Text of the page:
Our eventual hero, Jack Kelly (Jake Letts) and unfortunately-nicknamed Crutchie (David Cunningham) are among the more respected of the Lower Manhattan Newsies. They are mostly orphans, except for newcomer Davey (Joseph Bermingham) and little sister Les (Emily Chrzanowski), forced to be breadwinners while their father is too injured to work.

Meanwhile, Pulitzer (Steve Cruze) reasons an easy way to make up for flat and declining paper sales is to raise the price of the papers. After all, what can a bunch of poor kids do about it? Faced with possible starvation if they can’t make up their losses, the Newsies give their answer – Strike!

The children have allies: a woman reporter, Katherine (Ani Arzumanian), who wants to stop writing fluff and gets the Newsies on the front page; and Vaudeville diva Medda Larkin (Tiffany Gilliam), who hires Jack (a talented artist, by the way) to paint backdrops and hosts a Newsies rally at her theater. Pulitzer responds, flexing his considerable power, but our underdogs find a way to beat the publishers at their own game.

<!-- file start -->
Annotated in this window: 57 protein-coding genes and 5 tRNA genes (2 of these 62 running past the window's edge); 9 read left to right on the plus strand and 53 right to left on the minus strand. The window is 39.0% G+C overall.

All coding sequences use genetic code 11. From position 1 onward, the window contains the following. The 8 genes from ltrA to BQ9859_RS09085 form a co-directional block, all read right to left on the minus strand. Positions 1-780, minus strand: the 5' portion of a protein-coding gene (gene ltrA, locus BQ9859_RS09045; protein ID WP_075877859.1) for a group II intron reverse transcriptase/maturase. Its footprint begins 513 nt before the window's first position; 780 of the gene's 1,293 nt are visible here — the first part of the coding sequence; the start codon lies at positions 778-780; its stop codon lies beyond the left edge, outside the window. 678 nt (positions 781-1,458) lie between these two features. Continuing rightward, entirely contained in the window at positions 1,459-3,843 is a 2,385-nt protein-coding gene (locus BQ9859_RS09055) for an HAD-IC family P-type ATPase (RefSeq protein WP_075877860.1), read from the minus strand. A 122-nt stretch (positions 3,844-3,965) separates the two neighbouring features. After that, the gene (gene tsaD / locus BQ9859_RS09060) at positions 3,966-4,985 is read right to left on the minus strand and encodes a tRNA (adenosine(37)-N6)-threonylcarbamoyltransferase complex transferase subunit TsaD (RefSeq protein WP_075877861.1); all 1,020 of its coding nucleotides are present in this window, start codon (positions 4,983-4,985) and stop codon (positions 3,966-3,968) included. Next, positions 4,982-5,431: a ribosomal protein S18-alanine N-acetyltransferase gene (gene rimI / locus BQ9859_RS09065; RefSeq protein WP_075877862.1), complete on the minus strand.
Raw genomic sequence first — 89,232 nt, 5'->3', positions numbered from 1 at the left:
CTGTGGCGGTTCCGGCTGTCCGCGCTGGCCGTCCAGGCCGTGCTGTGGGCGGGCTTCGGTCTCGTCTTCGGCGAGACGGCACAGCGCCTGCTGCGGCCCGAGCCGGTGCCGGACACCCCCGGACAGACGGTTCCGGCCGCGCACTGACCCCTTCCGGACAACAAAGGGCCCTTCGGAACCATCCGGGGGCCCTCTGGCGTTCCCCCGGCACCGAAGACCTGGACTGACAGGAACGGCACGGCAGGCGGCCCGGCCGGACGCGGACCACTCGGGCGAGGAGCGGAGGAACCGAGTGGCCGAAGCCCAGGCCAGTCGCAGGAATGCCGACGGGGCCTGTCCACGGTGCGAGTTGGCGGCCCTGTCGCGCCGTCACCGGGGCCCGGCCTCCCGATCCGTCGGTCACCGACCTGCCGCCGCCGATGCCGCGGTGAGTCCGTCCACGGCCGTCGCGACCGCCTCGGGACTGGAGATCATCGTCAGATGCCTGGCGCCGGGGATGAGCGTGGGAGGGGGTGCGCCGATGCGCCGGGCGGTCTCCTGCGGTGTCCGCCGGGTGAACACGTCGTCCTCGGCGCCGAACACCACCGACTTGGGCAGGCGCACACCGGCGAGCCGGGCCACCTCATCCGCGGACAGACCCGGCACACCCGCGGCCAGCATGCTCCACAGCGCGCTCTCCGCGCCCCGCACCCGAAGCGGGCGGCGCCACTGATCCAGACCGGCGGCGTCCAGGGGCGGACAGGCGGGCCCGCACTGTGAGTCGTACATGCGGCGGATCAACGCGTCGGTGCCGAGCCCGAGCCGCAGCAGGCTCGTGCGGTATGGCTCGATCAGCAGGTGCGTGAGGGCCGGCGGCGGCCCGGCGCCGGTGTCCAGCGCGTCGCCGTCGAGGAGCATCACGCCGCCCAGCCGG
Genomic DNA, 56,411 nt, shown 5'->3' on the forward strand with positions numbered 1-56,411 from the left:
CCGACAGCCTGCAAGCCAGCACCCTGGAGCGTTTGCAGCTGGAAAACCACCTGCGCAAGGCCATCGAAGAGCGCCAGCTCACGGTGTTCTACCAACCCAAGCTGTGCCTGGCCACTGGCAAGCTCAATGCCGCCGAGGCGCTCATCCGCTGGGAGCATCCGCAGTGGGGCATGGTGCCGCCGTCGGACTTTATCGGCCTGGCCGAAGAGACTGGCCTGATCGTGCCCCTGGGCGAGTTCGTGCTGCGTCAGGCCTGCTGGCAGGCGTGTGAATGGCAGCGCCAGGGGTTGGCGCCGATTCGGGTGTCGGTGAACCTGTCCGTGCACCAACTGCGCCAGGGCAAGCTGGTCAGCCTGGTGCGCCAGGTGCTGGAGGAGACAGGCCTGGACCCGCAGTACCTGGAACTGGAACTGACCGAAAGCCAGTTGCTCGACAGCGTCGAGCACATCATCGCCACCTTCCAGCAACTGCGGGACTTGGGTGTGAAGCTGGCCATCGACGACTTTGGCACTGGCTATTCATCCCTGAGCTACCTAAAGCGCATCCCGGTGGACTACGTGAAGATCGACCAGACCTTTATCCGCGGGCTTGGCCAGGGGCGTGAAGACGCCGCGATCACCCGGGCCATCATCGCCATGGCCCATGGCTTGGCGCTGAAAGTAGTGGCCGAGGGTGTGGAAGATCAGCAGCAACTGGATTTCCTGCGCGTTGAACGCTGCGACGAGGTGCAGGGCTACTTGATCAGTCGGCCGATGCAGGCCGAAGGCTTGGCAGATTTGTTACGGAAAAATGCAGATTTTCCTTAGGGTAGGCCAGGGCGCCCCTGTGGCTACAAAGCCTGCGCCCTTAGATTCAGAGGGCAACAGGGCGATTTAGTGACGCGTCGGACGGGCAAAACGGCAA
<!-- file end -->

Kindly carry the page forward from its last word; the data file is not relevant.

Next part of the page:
Other notable roles include Darrin Gowan as Wiesel, who sells the Newsies the papers; Parrish Williams as evil Warden Snyder of The Refuge, an orphanage run like a prison; and Tom Beeler as New York Gov. Theodore Roosevelt (yes, the eventual President).

The show is largely a by-the-numbers musical — complete with reluctant hero, lead characters falling in love, potential betrayal, and “just when you think all is lost…” – but those numbers, the song-and-dance numbers, are something special. Our large youthful ensemble put on several spectacular dancing scenes – directed by Suzanne Fleenor, with musical direction by Brent Marty and choreography by Anne Beck – with memorable tunes including “The World Will Know” and “King of New York.”

For a good-time musical with historical heft, the Civic’s “Newsies” is worth your dime. Call 317-483-3800 or visit civictheatre.org or thecenterpresents.org.

Footlite’s sweet ‘Dream’

By John Lyle Belden

Simply put, the Footlite Musicals’ production of “Dreamgirls” is a triumph.